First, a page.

Although Cakewalk Pro Audio is regarded in Europe as very much the junior member of the big three of PC MIDI + Audio sequencing packages, Cakewalk so dominates the US market that it is claimed to be the world's best-selling sequencer. Whereas Steinberg's Cubase and Emagic's Logic Audio were originally developed for the Atari and Macintosh platform and subsequently ported over to the PC, Cakewalk is a native PC product dating back to the early days of DOS.
PRO AUDIO 7 £299
Cakewalk has been consistently at the forefront of PC sequencer development and was the first PC application to provide many of the advanced sequencing features that we now take for granted, such as support for multiple MIDI ports, multi-channel audio cards, multi-track hard disk audio using internal PC soundcards, on-board real-time audio effects processing, and support for DirectX audio plug-ins.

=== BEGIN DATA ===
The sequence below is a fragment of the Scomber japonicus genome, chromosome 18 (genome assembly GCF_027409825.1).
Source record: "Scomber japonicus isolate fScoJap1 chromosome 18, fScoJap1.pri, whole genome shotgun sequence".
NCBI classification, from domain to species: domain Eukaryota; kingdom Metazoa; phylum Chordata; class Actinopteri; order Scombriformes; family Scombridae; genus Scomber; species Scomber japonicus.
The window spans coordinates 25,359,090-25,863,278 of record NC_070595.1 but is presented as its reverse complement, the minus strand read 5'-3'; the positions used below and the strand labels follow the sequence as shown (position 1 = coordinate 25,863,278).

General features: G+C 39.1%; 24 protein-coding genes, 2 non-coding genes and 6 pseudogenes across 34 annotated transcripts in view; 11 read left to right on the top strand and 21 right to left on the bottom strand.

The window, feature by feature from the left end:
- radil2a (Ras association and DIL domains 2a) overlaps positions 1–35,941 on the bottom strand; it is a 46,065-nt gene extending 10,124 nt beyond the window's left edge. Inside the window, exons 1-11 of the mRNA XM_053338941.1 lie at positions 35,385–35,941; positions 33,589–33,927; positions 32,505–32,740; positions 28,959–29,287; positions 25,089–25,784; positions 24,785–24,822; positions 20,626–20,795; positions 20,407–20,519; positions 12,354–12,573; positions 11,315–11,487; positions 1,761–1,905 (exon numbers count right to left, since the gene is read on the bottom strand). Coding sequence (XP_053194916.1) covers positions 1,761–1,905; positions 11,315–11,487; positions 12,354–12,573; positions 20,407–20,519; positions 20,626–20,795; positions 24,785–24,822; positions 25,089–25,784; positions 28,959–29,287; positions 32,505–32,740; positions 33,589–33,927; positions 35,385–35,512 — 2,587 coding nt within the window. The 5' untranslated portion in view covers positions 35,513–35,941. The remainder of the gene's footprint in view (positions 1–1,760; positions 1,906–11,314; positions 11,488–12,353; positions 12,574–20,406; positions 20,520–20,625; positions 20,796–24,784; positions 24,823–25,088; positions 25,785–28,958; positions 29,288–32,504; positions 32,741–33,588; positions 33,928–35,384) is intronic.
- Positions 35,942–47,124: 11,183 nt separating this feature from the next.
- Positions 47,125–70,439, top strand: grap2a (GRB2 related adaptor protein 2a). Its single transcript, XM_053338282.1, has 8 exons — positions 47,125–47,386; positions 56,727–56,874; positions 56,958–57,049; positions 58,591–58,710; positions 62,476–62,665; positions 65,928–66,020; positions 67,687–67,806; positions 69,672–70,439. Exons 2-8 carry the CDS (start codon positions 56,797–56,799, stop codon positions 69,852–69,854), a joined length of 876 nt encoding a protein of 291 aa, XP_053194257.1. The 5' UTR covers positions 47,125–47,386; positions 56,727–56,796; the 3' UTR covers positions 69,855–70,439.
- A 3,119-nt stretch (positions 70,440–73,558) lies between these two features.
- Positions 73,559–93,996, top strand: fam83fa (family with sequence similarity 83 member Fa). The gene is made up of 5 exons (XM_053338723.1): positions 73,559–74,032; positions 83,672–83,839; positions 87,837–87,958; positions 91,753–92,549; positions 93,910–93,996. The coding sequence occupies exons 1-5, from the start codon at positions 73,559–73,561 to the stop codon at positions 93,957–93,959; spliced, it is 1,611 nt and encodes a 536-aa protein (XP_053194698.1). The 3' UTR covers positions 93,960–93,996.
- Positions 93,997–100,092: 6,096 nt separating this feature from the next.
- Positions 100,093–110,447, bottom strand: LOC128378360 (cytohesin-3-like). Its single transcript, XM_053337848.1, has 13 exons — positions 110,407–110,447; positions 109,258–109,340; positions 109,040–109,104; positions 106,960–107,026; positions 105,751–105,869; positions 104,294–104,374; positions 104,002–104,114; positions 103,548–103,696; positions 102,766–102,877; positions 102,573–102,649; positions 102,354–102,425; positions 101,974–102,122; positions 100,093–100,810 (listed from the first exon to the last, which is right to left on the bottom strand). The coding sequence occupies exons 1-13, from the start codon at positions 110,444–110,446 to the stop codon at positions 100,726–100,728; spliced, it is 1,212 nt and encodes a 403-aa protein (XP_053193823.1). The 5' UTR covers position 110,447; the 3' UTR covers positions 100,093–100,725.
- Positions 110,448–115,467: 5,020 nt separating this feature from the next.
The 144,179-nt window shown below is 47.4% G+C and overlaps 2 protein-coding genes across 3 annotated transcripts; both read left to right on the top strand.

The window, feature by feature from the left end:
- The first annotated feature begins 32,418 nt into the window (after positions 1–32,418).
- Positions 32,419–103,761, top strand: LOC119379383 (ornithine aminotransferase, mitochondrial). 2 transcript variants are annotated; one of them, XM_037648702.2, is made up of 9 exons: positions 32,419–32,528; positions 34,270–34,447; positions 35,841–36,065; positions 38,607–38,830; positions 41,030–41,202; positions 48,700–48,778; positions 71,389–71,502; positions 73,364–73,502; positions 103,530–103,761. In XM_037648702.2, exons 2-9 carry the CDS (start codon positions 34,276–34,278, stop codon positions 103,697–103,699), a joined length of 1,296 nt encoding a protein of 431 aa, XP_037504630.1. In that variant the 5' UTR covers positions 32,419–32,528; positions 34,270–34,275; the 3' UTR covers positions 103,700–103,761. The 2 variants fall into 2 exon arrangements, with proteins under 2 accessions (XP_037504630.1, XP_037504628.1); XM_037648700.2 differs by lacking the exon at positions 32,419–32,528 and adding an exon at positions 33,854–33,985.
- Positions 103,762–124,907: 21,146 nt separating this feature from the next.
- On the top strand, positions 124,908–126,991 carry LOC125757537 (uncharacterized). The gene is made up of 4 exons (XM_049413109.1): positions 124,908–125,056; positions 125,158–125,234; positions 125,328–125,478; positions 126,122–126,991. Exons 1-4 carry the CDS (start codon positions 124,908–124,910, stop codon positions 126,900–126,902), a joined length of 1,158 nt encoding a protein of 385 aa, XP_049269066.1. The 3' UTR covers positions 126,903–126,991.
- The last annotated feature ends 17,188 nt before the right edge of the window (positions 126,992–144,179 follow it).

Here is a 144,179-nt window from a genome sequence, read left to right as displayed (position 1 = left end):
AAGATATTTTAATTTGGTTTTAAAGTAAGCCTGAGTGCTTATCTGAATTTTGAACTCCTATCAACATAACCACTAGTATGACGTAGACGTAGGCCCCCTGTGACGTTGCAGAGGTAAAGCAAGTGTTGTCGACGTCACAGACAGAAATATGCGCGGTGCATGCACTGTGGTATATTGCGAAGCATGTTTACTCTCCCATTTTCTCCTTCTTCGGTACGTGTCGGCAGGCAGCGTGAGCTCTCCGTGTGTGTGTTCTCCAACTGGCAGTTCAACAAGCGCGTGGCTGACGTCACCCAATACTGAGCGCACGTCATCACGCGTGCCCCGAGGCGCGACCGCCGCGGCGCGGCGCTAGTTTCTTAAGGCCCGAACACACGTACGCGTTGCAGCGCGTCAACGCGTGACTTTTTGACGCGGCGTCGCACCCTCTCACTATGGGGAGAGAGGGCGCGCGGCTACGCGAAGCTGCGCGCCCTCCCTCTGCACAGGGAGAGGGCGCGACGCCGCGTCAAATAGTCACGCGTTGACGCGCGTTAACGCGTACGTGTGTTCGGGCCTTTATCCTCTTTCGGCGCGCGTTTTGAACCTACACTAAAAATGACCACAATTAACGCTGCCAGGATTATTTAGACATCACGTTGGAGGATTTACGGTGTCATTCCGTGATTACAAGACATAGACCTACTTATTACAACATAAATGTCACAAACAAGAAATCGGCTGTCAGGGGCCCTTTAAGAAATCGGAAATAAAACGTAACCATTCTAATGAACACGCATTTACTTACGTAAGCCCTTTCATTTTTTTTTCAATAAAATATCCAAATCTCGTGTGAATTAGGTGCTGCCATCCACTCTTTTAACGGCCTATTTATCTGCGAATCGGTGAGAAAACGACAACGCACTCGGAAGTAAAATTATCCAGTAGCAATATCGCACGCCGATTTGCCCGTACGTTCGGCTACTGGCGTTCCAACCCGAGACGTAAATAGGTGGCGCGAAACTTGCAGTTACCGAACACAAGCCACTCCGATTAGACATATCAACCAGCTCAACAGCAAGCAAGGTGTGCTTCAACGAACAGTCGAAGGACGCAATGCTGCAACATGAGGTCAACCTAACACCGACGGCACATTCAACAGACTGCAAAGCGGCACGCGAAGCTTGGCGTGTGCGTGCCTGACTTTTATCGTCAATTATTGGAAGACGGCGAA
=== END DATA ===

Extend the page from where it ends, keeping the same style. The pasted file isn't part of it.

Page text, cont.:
Cakewalk Pro Audio 7 provides many additional features and represents a consolidation and streamlining of the functions introduced in v6. As most Cakewalk Pro Audio facilities remain unchanged and previous versions have been covered previously in SOS this review will focus primarily on what is new in version 7.
The Cakewalk Pro Audio 7 package has been given a makeover, with new logos and a distinctive blue and orange packaging. Twelve Tone Systems are to be commended for bucking the current trend towards exclusively electronic documentation by continuing to a provide a full printed manual. The redesigned manual, which runs to about 400 pages, is clearly written, indexed, and task-oriented, and contains a comprehensive explanation of the Cakewalk Pro Audio 7 features and routines, plus tutorials and tips on troubleshooting, and PC system optimisation. It also contains a wealth of background information that will make an expert of any newcomers to MIDI + Audio recording.